It has been well-documented that minorities are subject to discrimination in product pricing and customer service. What is startling is the result of a new study professors at the USC Marshall School of business in conjunction with University of San Diego's School of Business Administration, that shows that sometimes ill-treatment can make African-American consumers voluntarily pay more for goods and services than they would normally, as well as pay more than their Caucasian counterparts.
Aarti S. Ivanic, assistant professor of marketing at the University of San Diego's School of Business Administration; and Jennifer R. Overbeck, assistant professor of management and organization along with Joseph C. Nunes, associate professor of marketing at the University of Southern California's Marshall School of Business, set out to understand inequities in transactions. In their study, "Status, Race and Money: The Impact of Racial Hierarchy on Willingness-to-Pay," forthcoming in Psychological Science, the researchers found that African-Americans who felt their status was threatened by poor service because of their race were willing to pay more for products and services to assert their social standing.
While Caucasians and African-Americans showed equal interest in products such as headphones or luxury hotel upgrades in two studies conducted, researchers found that when race was explicitly activated (subjects were made aware of the stereotypes affiliated with their race), most African-American survey participants indicated a willingness to pay more for products than either Caucasian participants or other African-Americans for whom race was not raised. Meanwhile, when race was implicitly raised, the researchers found that African-American participants were less likely to counteract negative stereotypes and decreased their willingness to pay for products.
However, what was also uncovered in this study was that African-American participants who strongly identified with their race had a lower "willingness to pay," suggesting that greater pride in group membership made them less vulnerable about their status.
In the concluding experiment with more than 500 participants, the researchers found that, as with Caucasians surveyed, when African-Americans were treated well, they did not indicate a willingness to pay more for goods or services even when race was made an issue. When African-American subjects were treated poorly, but race was not raised, they paid less.
Though the survey focused on African-Americans, USC Marshall Professor Jennifer Overbeck says the findings may be applicable to any group that has had a traditionally disadvantaged status throughout history.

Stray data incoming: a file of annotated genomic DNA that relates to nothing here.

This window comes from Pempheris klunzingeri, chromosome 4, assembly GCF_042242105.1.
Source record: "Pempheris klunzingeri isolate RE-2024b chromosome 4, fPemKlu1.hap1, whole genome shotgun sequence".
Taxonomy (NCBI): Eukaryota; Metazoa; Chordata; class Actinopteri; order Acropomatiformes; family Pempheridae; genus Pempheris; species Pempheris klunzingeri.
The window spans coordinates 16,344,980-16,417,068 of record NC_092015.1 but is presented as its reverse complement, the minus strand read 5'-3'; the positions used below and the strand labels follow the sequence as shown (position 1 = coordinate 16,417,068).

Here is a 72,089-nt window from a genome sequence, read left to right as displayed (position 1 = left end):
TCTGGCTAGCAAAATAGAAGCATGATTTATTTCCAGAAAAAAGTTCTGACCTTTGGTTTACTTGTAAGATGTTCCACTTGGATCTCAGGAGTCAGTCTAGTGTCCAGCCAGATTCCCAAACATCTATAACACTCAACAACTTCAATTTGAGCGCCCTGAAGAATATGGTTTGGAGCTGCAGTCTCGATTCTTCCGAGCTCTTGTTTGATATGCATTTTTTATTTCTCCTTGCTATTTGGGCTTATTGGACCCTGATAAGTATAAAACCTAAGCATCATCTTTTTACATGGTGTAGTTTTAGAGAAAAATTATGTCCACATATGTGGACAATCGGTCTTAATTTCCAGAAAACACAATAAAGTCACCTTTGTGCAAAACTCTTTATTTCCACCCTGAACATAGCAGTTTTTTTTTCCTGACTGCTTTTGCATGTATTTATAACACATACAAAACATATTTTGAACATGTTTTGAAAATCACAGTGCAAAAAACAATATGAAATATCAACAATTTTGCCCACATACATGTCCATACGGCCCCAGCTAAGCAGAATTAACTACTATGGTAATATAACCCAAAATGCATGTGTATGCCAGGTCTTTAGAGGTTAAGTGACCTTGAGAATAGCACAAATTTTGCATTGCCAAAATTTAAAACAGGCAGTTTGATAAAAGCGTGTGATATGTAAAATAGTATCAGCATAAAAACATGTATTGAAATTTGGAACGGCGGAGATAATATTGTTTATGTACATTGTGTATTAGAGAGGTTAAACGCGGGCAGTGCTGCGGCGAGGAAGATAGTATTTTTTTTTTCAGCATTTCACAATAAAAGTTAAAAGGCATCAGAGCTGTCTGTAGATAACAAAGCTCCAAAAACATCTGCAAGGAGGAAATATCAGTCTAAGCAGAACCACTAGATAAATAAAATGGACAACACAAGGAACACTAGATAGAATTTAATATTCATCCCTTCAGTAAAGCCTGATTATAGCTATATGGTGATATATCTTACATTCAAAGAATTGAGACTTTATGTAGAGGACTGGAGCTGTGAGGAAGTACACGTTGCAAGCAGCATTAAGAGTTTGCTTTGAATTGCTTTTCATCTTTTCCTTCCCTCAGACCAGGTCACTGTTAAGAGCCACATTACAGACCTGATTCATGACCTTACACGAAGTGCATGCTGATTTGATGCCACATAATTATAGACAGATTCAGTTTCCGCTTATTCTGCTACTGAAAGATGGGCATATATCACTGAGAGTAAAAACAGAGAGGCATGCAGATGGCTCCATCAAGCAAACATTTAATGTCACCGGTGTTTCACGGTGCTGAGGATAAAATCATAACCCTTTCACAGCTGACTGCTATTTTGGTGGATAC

"Minority consumers have tremendous buying power. We want to draw attention to the fact that these downstream forces of discrimination are important and to bring it to the attention of anyone who feels disadvantaged in the marketplace that he/she should not feel the need to prove themselves to people who don't deserve it by paying more," Overbeck said.
USC Marshall School of Business: http://www.marshall.usc.edu
This press release was posted to serve as a topic for discussion. Please comment below. We try our best to only post press releases that are associated with peer reviewed scientific literature. Critical discussions of the research are appreciated. If you need help finding a link to the original article, please contact us on twitter or via e-mail.
Surgeons in Australia say they have performed the first heart transplant using a "dead heart".
Ebola underlines the urgent need for a new way of responding to global epidemics, say Harvey Rubin and Nicholas Saidel
As researchers from Africa to China to America race to develop vaccines and treatments to fight Ebola, health experts are grappling with the economics of a disease that until this year had been off the drug industry's radar.
Is California's severe drought hurting the nutrient content of fruit? No, preliminary data on pomegranates suggest. The fruit may be smaller, but packed with more antioxidants, tests show.
The Food and Drug Administration has issued warning letters to companies marketing products claimed to be cures for Ebola. One firm says it will drop such claims — but it's still selling the product.
Parents of baby with fatal mitochondrial disease say techniques being considered by select committee could prevent them having another seriously ill child
Ultrasound has been used to open the brain's protective sheath in people with aggressive brain tumours – to deliver chemo drugs directly to cancer cells
The World Health Organization says two vaccine candidates now undergoing small-scale tests of dosage and safety in people might be ready for broader deployment in Africa by early 2015.
Just because the Food and Drug Administration recalls a supplement because it contains dangerous substances, doesn't mean the product disappears from the market.
9 million new cases and 1.5 million deaths in 2013